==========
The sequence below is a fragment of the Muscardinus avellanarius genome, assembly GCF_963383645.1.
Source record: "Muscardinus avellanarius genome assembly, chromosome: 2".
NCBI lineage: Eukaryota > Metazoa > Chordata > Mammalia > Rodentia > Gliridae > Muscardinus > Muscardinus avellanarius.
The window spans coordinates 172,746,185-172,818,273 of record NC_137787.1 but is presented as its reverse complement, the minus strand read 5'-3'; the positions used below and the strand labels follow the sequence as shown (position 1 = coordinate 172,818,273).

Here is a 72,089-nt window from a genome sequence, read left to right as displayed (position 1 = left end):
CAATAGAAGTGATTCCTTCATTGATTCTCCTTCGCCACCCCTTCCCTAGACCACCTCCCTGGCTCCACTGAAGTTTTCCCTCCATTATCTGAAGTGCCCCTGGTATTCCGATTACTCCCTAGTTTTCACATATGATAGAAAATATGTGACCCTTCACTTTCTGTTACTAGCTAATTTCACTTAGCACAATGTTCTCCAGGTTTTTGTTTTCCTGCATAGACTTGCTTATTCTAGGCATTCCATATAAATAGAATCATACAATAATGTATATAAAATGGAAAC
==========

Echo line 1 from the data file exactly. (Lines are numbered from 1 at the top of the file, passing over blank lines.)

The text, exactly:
The sequence below is a fragment of the Muscardinus avellanarius genome, assembly GCF_963383645.1.